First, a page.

The Greens can take blue votes without going blue

Once in a blue moon people talk about the blue-greens.

Since the election there have been a couple of noteworthy pieces by Duncan Garner and Gareth Morgan, both (sort of) arguing for the importance of blue-greens. Garner argues the Greens should be willing to offer confidence and supply to National, while Morgan argues for a new blue-green party. In this post I’ll discuss whether the Greens should shift to the centre, in the next post I’ll discuss whether a blue-green party is needed.

Both Garner and Morgan hint at the tension at the heart of green politics: should green parties primarily be left-wing or primarily green? In New Zealand the Greens have basically decided they are left, and that’s probably best for them. If they were more purely green (i.e., less red) they would be getting near single-issue party territory.

Single-issue parties generally have less appeal than broad-based parties, even if that issue is THE issue of a generation. Also, no one knows for sure how green blue-green voters actually are, or how reliably green. In contrast, the Greens consistently capture >5% of the vote by being left-wing.

There are also political realities to consider. Garner thinks the Greens should be more green and less red, and should be open to dealing with National. If only it were that simple. However, as @KaroriBee explained recently, the Greens are an extremely democratic party. The leadership can’t just decide to go into coalition with National; the membership could vote them out in under 12 months.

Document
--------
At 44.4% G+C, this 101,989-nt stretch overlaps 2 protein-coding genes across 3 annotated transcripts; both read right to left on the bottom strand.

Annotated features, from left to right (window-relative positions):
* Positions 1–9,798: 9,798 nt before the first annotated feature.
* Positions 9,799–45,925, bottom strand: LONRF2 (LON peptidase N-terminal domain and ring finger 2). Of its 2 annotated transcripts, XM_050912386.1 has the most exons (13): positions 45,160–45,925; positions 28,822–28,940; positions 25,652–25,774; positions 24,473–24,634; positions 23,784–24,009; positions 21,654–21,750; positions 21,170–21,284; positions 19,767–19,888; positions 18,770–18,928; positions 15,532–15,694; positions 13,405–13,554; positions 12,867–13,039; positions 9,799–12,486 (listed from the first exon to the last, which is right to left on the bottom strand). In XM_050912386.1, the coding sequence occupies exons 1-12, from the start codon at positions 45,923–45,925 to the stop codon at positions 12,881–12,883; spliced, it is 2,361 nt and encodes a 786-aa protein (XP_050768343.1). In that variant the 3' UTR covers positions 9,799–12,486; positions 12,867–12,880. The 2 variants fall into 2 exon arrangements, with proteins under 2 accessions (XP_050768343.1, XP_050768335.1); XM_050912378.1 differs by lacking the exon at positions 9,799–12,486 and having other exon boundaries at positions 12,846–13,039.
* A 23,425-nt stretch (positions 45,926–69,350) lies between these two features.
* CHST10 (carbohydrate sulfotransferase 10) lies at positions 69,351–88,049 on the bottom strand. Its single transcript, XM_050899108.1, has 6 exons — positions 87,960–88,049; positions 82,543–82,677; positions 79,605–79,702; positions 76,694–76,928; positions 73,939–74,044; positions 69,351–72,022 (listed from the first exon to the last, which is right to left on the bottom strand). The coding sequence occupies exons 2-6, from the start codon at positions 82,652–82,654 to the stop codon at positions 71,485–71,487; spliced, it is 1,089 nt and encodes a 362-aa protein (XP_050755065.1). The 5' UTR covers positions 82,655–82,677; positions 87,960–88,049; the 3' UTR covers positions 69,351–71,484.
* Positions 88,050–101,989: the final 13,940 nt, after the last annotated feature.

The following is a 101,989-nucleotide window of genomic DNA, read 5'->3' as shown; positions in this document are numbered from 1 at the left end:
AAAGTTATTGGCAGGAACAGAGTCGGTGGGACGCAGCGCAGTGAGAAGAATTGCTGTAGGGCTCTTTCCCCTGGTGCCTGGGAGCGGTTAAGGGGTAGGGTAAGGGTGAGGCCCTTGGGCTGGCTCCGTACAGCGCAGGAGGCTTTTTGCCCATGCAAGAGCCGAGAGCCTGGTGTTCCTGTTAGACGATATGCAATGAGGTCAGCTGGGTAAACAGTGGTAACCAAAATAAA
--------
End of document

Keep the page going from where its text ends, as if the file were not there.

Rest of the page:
Blue and Green- a natural fit. Green doesn't have to go blue.

Blue and Green- a natural fit. Green doesn’t have to go blue.

Garner is correct to say that being on the left dooms the Greens to working with Labour, which in turn reduces their bargaining power in coalition negotiations. But how long will this last? Our current political climate is characterised by a greening of the centre, and a relative centring of the Greens. These tendencies, combined with Labour’s structural morass, could lead to a greater Green vote in the long term and thus more bargaining power over Labour. Further, the Greens have Labour over a barrel in what I call ‘The Cunliffe Conundrum’. Although the Greens ultimately need Labour to not be shit if they want to be in government.

As I’ve previously argued, I don’t think the Greens need to abandon progressive politics to pick up blue-green votes. Instead, they need to prioritise valence-issue messages when communicating with the centre, particularly issues that are specifically local (blue-greens care more about their local river/lake than climate refugees). If they combine this with embracing the conservative streak in green thought (change is bad, vote Green to protect our heritage), and using progressive dog-whistles to their base, the party can open the door to the centre without having to walk through it.

In my next post I’ll discuss Gareth Morgan’s claim that New Zealand needs a new blue-green party.


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